"clipping. makes party music for the club you wish you hadn’t gone to, the car you don’t remember getting in, and the streets you don’t feel safe on." This is how the trio of rapper Daveed Diggs and producers Jonathan Snipes and William Hutson describe the creation that is clipping, who recently signed to Sub Pop Records. Hailing from Los Angeles the band have just released their debut album CLPPNG. Rather than trying to destroy or recreate the genre of Hip Hop, clipping are creating a new language within it. We had a conversation with the trio on the new album, the definition of good and evil, casual racism and definitively loud music.
How did you approach creating clppng? Were their any discussed goals for the record?
Jonathan Snipes: We had already started writing before we signed with Sub Pop. This album feels more like a collection of songs to me than a cohesive whole with a concept or anything. I think the songs work together, and we definitely trimmed a lot out to make sure we had something lean and coherent, but we definitely never said, “let’s make an album that sounds like [x].” It evolved pretty naturally from where we left off after Midcity.
William Hutson: That said, there were some overarching conceptual plans that we stuck to. We’re just waiting to see if anyone notices them.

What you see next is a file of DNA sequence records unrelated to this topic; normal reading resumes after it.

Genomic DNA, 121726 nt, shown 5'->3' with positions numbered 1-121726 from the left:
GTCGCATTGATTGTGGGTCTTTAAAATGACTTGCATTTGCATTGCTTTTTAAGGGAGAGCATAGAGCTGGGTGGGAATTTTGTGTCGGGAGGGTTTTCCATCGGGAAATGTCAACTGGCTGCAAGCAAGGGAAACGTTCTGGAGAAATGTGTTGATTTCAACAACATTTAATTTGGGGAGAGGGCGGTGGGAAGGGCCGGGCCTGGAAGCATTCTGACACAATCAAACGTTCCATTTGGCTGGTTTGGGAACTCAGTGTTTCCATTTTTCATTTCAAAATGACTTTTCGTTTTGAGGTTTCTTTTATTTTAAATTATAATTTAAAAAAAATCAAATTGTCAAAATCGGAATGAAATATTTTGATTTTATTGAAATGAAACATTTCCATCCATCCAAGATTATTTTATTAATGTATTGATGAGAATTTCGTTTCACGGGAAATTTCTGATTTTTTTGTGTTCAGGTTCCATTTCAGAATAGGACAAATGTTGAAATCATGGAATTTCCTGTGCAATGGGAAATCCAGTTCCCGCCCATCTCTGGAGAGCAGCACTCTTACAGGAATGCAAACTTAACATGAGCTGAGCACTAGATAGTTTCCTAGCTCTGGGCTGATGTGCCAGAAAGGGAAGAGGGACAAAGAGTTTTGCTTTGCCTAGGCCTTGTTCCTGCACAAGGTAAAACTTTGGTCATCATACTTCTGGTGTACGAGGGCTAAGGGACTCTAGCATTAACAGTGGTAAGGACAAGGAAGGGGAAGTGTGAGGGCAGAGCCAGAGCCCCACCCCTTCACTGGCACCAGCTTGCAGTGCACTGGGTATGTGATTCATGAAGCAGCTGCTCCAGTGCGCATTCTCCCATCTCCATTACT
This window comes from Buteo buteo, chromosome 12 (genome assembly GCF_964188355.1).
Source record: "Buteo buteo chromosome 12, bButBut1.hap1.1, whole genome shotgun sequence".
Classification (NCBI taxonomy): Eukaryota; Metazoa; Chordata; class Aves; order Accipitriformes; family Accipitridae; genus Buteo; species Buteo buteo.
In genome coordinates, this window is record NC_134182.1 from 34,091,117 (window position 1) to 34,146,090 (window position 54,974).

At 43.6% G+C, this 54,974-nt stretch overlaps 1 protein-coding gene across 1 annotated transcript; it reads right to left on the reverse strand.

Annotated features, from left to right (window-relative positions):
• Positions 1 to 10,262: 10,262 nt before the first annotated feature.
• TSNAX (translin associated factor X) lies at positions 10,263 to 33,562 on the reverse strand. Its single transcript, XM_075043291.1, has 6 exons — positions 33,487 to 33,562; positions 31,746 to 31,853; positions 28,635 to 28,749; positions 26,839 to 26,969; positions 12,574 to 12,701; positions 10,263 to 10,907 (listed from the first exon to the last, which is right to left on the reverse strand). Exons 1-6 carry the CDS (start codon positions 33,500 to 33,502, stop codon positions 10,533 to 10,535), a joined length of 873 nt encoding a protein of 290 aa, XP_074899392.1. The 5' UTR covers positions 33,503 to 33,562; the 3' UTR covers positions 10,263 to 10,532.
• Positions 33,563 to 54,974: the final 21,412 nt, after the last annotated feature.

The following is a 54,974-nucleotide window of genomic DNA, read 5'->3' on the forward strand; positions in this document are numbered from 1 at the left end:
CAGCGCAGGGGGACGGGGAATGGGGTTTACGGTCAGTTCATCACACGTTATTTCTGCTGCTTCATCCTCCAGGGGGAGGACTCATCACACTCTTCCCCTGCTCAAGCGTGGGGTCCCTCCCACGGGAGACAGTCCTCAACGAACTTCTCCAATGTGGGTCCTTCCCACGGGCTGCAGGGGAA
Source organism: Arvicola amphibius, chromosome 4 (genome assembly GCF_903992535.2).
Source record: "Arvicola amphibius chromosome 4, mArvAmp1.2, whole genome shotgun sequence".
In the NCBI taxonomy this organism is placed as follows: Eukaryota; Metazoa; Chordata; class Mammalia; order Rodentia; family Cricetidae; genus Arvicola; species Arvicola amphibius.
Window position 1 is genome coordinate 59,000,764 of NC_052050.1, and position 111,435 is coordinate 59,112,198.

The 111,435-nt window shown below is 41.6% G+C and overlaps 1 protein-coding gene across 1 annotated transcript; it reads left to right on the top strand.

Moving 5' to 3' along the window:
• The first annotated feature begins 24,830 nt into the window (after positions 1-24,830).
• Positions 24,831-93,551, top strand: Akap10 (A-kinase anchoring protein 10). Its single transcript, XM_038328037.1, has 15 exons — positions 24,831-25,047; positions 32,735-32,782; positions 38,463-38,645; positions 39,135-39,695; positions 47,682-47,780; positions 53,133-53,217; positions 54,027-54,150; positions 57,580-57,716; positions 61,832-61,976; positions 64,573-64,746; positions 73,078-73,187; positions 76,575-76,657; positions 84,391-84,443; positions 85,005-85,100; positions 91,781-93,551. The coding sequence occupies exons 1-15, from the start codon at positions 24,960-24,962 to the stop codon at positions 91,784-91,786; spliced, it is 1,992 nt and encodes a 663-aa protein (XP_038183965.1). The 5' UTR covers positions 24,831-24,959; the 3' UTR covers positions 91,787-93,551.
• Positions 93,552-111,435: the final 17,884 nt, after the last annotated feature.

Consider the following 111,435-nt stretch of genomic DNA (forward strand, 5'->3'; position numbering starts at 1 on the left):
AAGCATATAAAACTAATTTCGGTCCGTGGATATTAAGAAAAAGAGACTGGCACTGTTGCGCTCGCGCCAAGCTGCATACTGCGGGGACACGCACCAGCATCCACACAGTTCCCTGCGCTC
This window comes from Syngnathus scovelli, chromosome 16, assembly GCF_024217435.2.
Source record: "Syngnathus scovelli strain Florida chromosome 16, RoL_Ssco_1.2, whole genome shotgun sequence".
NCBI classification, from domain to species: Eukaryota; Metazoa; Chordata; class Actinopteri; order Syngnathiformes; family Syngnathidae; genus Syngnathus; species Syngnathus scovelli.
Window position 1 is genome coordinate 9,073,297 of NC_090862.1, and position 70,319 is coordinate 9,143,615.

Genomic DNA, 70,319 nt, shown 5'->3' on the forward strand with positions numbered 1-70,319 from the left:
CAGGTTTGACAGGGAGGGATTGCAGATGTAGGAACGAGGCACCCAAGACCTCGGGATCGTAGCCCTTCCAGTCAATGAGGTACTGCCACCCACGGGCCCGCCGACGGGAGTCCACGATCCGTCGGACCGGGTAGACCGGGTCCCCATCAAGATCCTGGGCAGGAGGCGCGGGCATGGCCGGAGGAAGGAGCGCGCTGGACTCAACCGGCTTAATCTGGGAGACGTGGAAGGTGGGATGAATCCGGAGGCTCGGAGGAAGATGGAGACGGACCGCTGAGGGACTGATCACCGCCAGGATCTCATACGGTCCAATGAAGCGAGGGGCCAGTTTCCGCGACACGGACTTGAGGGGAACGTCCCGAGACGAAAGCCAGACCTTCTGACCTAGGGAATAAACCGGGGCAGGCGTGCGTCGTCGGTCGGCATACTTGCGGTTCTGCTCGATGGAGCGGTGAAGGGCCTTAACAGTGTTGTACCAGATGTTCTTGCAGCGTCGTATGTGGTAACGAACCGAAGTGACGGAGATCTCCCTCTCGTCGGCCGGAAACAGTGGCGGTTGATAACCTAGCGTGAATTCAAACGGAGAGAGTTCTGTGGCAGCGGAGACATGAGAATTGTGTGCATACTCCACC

Daveed Diggs: I think we also used our signing as an excuse to make something that was a lot more polished than its predecessor. I think we would have done that anyway, but it seemed like a good reason.
What was your first experience with definitively loud music growing up?
WH: I know what you mean, but personally, the loudest show I ever went to was an E-40 concert in Long Beach. Most noise shows can’t compare. I’ve been following experimental and noise music for most of my life now. A particularly definitive moment for me was discovering late-career John Coltrane and Merzbow around the same time.
DD: Yeah, I think I was at that E-40 show with Bill. I also think that we started discovering late period Trane and free jazz stuff around the same time. After that, my tastes sort of stayed in that realm and I started listening to a lot of jazz-fusion which is why I think I have this affinity for odd or changing time signatures. But my interaction with noise and other experimental music is mostly based on the fact that I have been friends with Bill for over 20 years now, so even when I wasn’t looking for it, I got to listen to what he was listening to and of course the music he was making.